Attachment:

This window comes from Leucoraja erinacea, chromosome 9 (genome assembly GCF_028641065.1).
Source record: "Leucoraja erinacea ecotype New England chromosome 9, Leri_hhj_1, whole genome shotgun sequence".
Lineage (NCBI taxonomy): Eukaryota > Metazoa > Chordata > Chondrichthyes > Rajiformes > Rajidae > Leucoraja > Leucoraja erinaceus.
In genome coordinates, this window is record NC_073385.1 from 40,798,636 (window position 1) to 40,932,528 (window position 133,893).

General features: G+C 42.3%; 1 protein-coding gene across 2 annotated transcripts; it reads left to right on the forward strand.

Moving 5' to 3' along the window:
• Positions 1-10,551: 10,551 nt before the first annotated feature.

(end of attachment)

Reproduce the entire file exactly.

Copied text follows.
This window comes from Leucoraja erinacea, chromosome 9 (genome assembly GCF_028641065.1).
Source record: "Leucoraja erinacea ecotype New England chromosome 9, Leri_hhj_1, whole genome shotgun sequence".
Lineage (NCBI taxonomy): Eukaryota > Metazoa > Chordata > Chondrichthyes > Rajiformes > Rajidae > Leucoraja > Leucoraja erinaceus.
In genome coordinates, this window is record NC_073385.1 from 40,798,636 (window position 1) to 40,932,528 (window position 133,893).

General features: G+C 42.3%; 1 protein-coding gene across 2 annotated transcripts; it reads left to right on the forward strand.

Moving 5' to 3' along the window:
• Positions 1-10,551: 10,551 nt before the first annotated feature.